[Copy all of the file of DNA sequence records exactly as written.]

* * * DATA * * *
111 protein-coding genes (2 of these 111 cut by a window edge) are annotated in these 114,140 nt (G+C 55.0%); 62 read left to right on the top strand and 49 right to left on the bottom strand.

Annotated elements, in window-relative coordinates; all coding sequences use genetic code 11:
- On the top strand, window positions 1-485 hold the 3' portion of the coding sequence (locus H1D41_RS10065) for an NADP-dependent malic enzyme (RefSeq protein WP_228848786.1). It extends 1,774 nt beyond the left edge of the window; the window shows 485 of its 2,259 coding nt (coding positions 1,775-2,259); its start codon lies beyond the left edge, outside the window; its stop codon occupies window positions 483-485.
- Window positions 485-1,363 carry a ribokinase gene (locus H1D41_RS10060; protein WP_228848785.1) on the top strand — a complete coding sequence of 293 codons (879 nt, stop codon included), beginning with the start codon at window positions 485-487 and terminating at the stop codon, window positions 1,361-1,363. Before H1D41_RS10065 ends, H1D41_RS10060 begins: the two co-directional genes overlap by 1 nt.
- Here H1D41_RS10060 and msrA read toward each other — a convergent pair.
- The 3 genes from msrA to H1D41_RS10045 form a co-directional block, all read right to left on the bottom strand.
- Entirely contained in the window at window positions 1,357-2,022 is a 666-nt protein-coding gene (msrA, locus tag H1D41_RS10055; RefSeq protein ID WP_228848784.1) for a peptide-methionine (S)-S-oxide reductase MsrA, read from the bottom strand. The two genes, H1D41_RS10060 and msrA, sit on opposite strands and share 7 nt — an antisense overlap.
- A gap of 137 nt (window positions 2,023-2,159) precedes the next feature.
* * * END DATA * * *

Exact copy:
111 protein-coding genes (2 of these 111 cut by a window edge) are annotated in these 114,140 nt (G+C 55.0%); 62 read left to right on the top strand and 49 right to left on the bottom strand.

Annotated elements, in window-relative coordinates; all coding sequences use genetic code 11:
- On the top strand, window positions 1-485 hold the 3' portion of the coding sequence (locus H1D41_RS10065) for an NADP-dependent malic enzyme (RefSeq protein WP_228848786.1). It extends 1,774 nt beyond the left edge of the window; the window shows 485 of its 2,259 coding nt (coding positions 1,775-2,259); its start codon lies beyond the left edge, outside the window; its stop codon occupies window positions 483-485.
- Window positions 485-1,363 carry a ribokinase gene (locus H1D41_RS10060; protein WP_228848785.1) on the top strand — a complete coding sequence of 293 codons (879 nt, stop codon included), beginning with the start codon at window positions 485-487 and terminating at the stop codon, window positions 1,361-1,363. Before H1D41_RS10065 ends, H1D41_RS10060 begins: the two co-directional genes overlap by 1 nt.
- Here H1D41_RS10060 and msrA read toward each other — a convergent pair.
- The 3 genes from msrA to H1D41_RS10045 form a co-directional block, all read right to left on the bottom strand.
- Entirely contained in the window at window positions 1,357-2,022 is a 666-nt protein-coding gene (msrA, locus tag H1D41_RS10055; RefSeq protein ID WP_228848784.1) for a peptide-methionine (S)-S-oxide reductase MsrA, read from the bottom strand. The two genes, H1D41_RS10060 and msrA, sit on opposite strands and share 7 nt — an antisense overlap.
- A gap of 137 nt (window positions 2,023-2,159) precedes the next feature.